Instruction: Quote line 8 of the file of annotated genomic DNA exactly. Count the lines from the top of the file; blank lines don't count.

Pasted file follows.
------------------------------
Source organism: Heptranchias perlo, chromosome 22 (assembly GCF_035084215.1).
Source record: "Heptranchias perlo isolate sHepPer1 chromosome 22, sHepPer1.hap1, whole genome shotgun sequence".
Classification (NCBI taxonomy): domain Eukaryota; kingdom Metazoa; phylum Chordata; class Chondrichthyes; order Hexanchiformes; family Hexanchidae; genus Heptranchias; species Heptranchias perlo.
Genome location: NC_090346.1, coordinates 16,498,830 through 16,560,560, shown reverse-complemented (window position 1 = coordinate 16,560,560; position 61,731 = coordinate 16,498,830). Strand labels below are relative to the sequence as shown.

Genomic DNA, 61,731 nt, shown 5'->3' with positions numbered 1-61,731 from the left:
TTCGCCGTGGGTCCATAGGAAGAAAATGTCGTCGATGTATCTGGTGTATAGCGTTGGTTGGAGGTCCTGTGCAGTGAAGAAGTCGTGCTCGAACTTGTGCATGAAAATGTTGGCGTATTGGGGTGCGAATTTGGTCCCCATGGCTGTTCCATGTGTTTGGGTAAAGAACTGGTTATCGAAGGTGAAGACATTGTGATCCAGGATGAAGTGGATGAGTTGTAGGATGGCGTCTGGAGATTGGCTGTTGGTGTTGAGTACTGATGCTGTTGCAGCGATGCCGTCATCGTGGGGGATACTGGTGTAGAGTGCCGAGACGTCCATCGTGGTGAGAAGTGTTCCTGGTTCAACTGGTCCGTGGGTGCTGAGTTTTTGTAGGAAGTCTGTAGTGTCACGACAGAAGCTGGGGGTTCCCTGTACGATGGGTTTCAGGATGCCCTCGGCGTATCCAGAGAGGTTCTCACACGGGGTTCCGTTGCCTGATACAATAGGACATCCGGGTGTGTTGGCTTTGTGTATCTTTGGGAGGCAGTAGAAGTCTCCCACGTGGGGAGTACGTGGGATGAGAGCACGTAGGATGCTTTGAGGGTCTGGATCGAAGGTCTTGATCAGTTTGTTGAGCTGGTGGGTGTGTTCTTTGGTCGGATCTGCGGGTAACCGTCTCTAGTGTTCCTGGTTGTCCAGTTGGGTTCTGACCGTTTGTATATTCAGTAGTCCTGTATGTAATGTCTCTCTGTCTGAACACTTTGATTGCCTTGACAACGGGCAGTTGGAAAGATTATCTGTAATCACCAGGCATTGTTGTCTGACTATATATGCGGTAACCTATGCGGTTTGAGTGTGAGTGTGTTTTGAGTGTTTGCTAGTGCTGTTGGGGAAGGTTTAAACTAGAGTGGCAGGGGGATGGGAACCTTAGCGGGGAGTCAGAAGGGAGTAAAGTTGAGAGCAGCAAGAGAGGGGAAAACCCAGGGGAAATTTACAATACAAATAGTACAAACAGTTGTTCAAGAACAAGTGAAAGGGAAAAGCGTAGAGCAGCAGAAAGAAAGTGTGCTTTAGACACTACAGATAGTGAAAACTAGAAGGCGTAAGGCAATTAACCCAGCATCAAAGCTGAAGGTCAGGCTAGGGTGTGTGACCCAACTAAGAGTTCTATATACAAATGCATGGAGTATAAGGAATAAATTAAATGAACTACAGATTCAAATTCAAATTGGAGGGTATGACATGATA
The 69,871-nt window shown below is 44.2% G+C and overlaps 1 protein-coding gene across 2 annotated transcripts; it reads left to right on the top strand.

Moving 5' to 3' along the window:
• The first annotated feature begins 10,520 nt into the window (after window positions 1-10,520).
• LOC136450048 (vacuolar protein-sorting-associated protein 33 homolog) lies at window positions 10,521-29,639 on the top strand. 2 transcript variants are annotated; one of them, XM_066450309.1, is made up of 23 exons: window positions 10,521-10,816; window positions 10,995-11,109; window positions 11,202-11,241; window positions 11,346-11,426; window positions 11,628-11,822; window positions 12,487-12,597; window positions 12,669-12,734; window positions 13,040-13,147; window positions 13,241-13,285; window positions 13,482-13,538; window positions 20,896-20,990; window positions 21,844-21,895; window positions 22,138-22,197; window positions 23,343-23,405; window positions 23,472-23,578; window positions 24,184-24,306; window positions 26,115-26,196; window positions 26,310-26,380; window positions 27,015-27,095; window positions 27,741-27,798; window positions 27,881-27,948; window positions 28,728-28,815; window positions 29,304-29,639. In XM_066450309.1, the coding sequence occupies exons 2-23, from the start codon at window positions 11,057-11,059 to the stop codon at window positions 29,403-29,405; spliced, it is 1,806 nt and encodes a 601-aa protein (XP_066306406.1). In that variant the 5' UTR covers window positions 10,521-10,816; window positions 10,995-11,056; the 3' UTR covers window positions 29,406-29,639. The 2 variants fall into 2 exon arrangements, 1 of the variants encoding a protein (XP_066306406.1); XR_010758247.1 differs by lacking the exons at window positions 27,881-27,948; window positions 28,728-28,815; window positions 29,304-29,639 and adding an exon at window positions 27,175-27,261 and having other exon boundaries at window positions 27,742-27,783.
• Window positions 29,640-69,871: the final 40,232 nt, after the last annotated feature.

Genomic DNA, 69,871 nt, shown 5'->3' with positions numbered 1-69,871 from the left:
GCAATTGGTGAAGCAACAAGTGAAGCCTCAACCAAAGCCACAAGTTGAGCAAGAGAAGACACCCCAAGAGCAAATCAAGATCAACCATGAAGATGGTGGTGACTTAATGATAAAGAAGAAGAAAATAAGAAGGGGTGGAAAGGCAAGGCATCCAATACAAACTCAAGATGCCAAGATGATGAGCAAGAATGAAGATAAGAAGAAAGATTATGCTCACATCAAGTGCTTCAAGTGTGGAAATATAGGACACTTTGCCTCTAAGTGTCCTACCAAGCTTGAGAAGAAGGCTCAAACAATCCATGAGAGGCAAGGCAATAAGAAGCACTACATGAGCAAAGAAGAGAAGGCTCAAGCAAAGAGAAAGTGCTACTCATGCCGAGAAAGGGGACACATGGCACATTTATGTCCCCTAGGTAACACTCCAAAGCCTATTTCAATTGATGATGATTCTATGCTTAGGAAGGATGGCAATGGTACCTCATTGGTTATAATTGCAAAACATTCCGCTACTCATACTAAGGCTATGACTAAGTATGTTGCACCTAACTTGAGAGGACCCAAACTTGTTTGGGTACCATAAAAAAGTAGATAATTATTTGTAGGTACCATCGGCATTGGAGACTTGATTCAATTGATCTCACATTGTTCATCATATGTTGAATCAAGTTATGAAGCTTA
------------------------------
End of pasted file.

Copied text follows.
Moving 5' to 3' along the window: